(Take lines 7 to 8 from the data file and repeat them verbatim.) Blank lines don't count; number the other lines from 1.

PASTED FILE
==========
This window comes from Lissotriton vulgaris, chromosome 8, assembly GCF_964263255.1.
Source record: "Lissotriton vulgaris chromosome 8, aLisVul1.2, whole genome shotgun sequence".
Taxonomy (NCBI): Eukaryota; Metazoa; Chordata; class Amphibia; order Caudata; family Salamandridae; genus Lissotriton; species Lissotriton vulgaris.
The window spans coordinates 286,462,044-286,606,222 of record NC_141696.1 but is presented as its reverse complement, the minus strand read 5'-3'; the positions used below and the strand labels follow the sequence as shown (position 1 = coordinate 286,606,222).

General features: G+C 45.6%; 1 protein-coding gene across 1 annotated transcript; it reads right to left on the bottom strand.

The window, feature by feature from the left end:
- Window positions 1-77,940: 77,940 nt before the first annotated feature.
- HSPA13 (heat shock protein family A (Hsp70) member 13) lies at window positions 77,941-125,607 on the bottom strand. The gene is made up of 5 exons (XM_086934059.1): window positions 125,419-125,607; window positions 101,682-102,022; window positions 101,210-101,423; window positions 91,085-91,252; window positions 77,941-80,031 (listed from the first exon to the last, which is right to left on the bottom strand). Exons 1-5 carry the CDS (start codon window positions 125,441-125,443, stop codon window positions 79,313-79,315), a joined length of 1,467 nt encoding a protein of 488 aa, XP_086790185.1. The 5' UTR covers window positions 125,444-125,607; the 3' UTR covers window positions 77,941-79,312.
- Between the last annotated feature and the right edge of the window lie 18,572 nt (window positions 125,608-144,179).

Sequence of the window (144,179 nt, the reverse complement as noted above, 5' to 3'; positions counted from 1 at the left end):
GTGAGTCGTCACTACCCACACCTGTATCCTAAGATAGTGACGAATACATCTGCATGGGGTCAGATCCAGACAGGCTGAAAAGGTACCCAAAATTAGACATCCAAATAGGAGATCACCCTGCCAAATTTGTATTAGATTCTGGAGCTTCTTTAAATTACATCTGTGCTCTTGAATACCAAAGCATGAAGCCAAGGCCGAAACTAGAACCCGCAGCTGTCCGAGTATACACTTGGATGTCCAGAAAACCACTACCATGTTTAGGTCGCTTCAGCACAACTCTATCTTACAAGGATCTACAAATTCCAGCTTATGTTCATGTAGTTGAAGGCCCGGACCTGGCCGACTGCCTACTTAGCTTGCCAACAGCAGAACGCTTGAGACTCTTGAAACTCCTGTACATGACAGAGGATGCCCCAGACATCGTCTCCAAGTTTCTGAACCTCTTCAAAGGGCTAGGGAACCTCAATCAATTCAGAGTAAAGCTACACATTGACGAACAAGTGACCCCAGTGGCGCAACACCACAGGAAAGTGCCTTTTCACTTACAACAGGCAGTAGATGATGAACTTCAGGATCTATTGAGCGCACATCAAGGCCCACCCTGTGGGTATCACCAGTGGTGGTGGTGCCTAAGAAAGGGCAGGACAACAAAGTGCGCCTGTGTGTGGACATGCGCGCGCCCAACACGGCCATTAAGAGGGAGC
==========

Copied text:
- Window positions 1-77,940: 77,940 nt before the first annotated feature.
- HSPA13 (heat shock protein family A (Hsp70) member 13) lies at window positions 77,941-125,607 on the bottom strand. The gene is made up of 5 exons (XM_086934059.1): window positions 125,419-125,607; window positions 101,682-102,022; window positions 101,210-101,423; window positions 91,085-91,252; window positions 77,941-80,031 (listed from the first exon to the last, which is right to left on the bottom strand). Exons 1-5 carry the CDS (start codon window positions 125,441-125,443, stop codon window positions 79,313-79,315), a joined length of 1,467 nt encoding a protein of 488 aa, XP_086790185.1. The 5' UTR covers window positions 125,444-125,607; the 3' UTR covers window positions 77,941-79,312.